President Donald Trump doesn’t have a good track record of listening to his Black friends about race. Ask his longtime friend, music mogul Russell Simmons, who penned an open letter to Trump after the president’s “there’s blame on both sides” speech, following White supremacist violence in Charlottesville. In the letter, Simmons urged Trump to “wake the f— up.”
Another prominent African American, someone who barely knows the president, will take a shot at discussing race with Trump.
According to the news outlet, Scott will discuss Charlottesville and specific issues facing people of color with Trump. The only Black GOP senator will speak to the president from a personal perspective and try to convince the president to have “more personal interaction with people of color.”
Following the violence in Charlottesville, Scott appeared on CBS News’ “Face The Nation” and said the president should “sit down and become better acquainted- have a personal connection to the painful history of racism and bigotry of this country,” recommending that Trump meet with Black people who “endured the pain of the ‘60s.”
Here are seven things to know about Scott, ahead of his sit-down with the president.
1. Grew up poor
Scott’s Senate biography page states that he grew up poor in North Charleston, South Carolina. Scott, 51, and his siblings were raised by a single mother who worked as a nurse’s assistant.
2. Education and career
He graduated from Charleston Southern University in 1988 with a bachelor’s degree in political science. Scott worked in the real estate and insurance industries. He was the owner of Tim Scott Allstate and a partner of Pathway Real Estate Group, according to The Washington Post.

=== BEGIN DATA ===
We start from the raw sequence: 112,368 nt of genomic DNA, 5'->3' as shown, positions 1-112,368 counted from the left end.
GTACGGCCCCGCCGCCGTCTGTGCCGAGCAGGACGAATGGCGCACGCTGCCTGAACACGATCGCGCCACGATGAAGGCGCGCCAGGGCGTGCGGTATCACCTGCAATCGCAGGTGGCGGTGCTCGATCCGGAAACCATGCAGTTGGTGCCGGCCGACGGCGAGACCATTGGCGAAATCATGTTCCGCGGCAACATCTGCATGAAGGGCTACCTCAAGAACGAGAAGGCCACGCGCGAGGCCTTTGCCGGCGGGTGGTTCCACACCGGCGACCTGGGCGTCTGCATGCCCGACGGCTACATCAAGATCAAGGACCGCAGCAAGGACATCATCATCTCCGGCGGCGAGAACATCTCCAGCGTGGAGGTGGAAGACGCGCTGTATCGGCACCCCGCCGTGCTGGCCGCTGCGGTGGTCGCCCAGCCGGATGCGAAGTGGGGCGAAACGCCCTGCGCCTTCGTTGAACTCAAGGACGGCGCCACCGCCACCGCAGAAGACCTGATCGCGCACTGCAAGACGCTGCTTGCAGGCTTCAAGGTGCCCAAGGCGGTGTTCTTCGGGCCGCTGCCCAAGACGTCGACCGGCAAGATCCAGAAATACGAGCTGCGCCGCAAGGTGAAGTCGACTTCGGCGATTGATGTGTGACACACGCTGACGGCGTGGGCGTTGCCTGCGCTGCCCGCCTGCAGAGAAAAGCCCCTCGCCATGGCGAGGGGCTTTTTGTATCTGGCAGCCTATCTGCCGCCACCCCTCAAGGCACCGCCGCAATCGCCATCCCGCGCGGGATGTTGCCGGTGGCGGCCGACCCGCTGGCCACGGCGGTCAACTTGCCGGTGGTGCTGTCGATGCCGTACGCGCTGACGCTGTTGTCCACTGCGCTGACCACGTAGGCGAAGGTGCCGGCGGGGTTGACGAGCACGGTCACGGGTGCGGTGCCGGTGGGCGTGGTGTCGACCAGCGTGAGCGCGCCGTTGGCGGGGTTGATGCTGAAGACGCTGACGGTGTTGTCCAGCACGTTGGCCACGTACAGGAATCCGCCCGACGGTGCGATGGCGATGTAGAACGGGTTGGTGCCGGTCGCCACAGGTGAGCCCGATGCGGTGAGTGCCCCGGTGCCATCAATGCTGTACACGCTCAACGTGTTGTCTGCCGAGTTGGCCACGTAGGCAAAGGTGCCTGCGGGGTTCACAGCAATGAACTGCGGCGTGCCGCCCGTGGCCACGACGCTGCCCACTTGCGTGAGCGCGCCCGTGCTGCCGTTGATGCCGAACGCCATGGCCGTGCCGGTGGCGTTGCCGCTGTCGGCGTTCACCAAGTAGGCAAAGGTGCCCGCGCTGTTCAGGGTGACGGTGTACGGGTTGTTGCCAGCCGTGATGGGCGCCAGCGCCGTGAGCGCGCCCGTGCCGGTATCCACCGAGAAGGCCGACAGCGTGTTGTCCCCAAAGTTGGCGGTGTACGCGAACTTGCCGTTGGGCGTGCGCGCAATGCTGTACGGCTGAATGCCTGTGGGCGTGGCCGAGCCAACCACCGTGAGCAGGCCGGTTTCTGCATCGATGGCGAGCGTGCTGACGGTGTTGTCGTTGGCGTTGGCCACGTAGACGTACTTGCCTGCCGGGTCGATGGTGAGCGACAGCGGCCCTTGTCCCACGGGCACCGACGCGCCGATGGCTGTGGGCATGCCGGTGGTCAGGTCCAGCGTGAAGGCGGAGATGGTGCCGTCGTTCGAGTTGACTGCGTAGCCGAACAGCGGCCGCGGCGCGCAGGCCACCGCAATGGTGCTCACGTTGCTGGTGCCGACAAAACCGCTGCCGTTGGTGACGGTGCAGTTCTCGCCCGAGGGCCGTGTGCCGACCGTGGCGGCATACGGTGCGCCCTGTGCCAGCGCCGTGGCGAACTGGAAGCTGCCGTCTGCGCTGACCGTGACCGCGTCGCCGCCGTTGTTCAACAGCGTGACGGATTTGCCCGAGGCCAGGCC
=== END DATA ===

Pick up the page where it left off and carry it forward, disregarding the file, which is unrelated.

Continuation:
3. Conservative Republican
The senator was a committed conservative from the beginning of his political career. He won an at-large seat on the Charleston City Council, helping Republicans dismiss charges from local civil rights leaders who argued that an African American could not win a citywide contest.
4. First Black senator
Scott’s political career blossomed and led the Tea Party-back Republican to become the first Black senator from the South since Reconstruction.
5. Rejected Congressional Black Caucus invitation
He declined an invitation to join the Congressional Black Caucus after getting elected to the House of Representatives. In a statement Scott explained, “While I recognize the efforts of the CBC and appreciate their invitation for me to caucus with them, I will not be joining at this time. My campaign was never about race.”
6. Spoke out about racist encounters with police
Scott has spoken out about a racist encounter with a Capitol Police officer who did not recognize him, as well as recounted an incident in which a police officer pulled over his brother—a high ranking enlisted member of U.S. Army—and asked if the Volvo he was driving is stolen.
7. Racial healing
Scott promotes racial healing through “Solution Sundays,” invitations to families of different racial and ethnic backgrounds to sit down to a meal together.